IMITATION IS THE SINCEREST FORM OF FLATTERY
Following the success of ‘Crash’, hordes of wannabee Primitives bands have been pursued by the major record companies. But what of the original article? As they release a new single, Tony Beard finds out whether the Primitives’ powered pop Renaissance is still on course...
REMEMBER that week in March when the gods were smiling and the unthinkable happened? You know, when a record so full of itself — not to mention those radiant guitars — shimmied its way into the nation’s charts? We’re talking about ‘Crash’, of course, the Primitives’ smash that, for three minutes at least, put pop back on its feet with a smile on its face. Since then we’ve seen both Voice Of The Beehive and Transvision Vamp bluster their way past security in a flurry of flouncy tresses and blonde curls, leaving the Prim ones to retreat to Coventry. Five months on and it’s time to restate and reassess their position, the classic pop Renaissance (part two) starts here.
VIDEO HYPED THE RADIO STAR
When you’ve just about written the year’s most perfect pop song (‘Way Behind Me’ is easily the closest we’ve come thus far), then world domination is but a sleekly produced video away. So, as the band prepare to shoot the accompanying video, we find ourselves stuck in the same damp Kings Cross streets Bob Hoskins trod while filming ‘Mona Lisa’, trying to keep warm in the back of what can only be described as an elongated Batmobile, a 1950’s Cadillac limo.
Trouble is, we’re not having much luck. The odds, including the Police and the might of the magazine distribution empire, are stacked against us. It appears filming must stop, temporarily at least while vans delivering megaselling mums’ magazine Bella and The Fishing Times interfere with the celluloid celebration of the Primitives’ finest minutes. Has pop been reduced to this? And does it mean that their attempts to rip off the one hit wonder tag will be foiled? Curses! To the Batmobile Tracey!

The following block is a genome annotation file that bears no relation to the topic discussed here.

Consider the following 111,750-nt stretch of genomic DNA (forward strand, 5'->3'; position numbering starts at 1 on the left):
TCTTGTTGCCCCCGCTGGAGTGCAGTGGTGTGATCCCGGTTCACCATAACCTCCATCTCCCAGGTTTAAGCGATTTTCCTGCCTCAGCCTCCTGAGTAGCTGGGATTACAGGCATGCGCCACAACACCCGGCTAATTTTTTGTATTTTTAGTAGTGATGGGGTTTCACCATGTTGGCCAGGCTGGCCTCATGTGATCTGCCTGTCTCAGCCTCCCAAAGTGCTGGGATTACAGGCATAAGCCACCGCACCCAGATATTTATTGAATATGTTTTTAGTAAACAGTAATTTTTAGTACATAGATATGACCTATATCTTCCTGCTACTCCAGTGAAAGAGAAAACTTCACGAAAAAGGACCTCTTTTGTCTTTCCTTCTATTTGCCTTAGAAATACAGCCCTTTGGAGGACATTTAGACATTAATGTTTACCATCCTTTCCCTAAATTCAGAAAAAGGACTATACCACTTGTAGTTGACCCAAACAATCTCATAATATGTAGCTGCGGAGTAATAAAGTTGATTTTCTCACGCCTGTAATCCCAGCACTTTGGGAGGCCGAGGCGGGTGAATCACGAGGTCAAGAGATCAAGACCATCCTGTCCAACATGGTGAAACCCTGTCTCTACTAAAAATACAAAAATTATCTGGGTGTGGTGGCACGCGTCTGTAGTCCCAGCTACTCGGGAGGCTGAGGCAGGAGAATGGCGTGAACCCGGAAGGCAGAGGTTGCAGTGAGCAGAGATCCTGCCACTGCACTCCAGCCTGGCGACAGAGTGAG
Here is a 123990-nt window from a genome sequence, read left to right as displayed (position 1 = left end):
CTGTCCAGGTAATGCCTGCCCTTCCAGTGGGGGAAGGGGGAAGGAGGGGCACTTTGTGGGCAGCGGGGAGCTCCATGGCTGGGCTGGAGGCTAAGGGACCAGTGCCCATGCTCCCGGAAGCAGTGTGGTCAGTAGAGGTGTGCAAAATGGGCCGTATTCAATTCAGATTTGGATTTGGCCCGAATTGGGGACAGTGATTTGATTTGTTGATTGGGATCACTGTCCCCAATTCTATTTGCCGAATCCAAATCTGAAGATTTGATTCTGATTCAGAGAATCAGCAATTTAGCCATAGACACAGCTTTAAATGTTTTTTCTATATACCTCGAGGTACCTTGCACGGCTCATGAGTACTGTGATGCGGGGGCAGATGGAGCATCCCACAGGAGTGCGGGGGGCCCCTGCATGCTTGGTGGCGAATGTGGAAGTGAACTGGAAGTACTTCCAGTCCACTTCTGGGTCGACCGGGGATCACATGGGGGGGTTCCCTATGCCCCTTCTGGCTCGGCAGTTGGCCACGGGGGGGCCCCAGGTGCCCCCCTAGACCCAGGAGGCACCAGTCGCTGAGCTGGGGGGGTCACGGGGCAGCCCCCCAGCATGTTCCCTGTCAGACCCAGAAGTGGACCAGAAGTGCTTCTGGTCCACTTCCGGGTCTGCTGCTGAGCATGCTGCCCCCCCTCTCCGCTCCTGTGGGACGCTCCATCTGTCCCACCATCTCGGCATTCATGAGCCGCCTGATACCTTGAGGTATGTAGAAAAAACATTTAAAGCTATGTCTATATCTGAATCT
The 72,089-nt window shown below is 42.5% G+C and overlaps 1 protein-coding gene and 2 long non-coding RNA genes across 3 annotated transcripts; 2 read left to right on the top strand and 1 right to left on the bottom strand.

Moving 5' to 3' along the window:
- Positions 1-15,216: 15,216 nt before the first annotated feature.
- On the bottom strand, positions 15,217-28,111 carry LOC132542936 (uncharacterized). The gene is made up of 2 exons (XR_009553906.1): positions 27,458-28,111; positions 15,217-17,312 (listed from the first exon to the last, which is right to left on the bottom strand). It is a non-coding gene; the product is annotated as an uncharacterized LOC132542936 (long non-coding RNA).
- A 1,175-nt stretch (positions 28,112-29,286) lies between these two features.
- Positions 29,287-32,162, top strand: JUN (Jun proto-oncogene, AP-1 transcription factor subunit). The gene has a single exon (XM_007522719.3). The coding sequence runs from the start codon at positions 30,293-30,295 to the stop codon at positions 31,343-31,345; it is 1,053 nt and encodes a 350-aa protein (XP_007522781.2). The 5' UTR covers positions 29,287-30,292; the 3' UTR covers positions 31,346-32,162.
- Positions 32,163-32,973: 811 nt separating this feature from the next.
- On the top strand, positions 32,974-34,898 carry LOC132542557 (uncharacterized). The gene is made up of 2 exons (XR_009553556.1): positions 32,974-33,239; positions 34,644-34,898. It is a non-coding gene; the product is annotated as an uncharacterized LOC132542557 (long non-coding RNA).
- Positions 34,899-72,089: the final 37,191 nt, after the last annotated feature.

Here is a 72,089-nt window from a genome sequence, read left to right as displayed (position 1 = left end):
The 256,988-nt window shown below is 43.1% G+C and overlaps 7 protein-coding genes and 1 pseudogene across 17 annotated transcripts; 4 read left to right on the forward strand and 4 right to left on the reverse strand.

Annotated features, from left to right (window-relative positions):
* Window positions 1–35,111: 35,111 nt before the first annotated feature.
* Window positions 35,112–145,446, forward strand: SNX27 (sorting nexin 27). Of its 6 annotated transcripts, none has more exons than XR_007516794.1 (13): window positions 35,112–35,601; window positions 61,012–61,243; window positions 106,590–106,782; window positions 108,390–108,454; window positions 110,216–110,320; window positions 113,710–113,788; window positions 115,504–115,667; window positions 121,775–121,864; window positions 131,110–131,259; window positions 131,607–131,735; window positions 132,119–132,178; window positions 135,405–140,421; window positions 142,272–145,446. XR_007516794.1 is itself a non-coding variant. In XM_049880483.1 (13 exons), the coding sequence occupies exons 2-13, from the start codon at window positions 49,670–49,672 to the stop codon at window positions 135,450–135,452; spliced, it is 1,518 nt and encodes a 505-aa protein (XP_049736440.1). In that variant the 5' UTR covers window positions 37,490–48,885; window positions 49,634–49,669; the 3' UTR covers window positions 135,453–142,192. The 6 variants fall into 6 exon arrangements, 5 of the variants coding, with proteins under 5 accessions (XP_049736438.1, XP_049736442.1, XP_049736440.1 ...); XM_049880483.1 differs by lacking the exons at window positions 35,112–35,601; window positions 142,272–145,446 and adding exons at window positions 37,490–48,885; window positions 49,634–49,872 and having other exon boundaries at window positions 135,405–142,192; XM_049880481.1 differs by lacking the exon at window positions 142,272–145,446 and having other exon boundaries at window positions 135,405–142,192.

“But we’ve already had two hits!” she splutters, clearly mortified at the suggestion. “‘Out Of Reach’ made number 22 so we’ve nothing left to prove. It’s not our intention to aim for top 10 singles, we’re a real band for whom life doesn’t just begin with ‘Top Of The Pops’.”
Will ‘Way Behind Me’ be the one to see the band re-establish their position as pop craftspersons?
“Beats the shit out of ‘Crash’,” asserts guitarist Paul from the front seat. “That sounds really limp now, it doesn’t really cut it. ‘Way Behind Me’ is like Lulu meets Beethoven with a little bit of God thrown in. If you turn it up loud enough you can hear Him rumbling, like He does on all good records.”
Is pop your religion?
“Not really, though it can be for a lot of people,” begins bassist Steve.
“Mind you, you could compare us with those TV evangelists because we’re both up there on telly shouting at the camera for money. Only we do it with a little subtlety.”
HEAVEN UP HERE
It’s not such a daft comparison either, because through their peroxide prayers, the Primitives seem to be offering their own kind of heaven. It doesn’t last long — never much more than a couple of minutes — but it’s worth waiting for, eh Steve?
“I like to look on our songs as little holidays from life. Nobody could ever gain any kind of inspiration from our lyrics, we’ll never change anyone’s life, so we try to thrill ‘em; make ‘em happy.”
“It’s a dangerous thrill though,” maintains Paul. “A real buzz that comes from knowing we’re not the usual type of band.”
The beauty of the Primitives lies in their ability to make bubblegum songs into more of a (pop) art form than a get-rich-quick ploy. But even though, for a month, ‘Crash’ became the only record to listen to, it is now almost worthless; last season’s sensation. Are they worried this will happen to the band themselves?
“People were bound to get tired of that record, I know I did even before its release, but this one’s different. I can’t get it out of my head,” says Paul. “No one will get tired of the Primitives, we won’t allow them to. We’re vital!”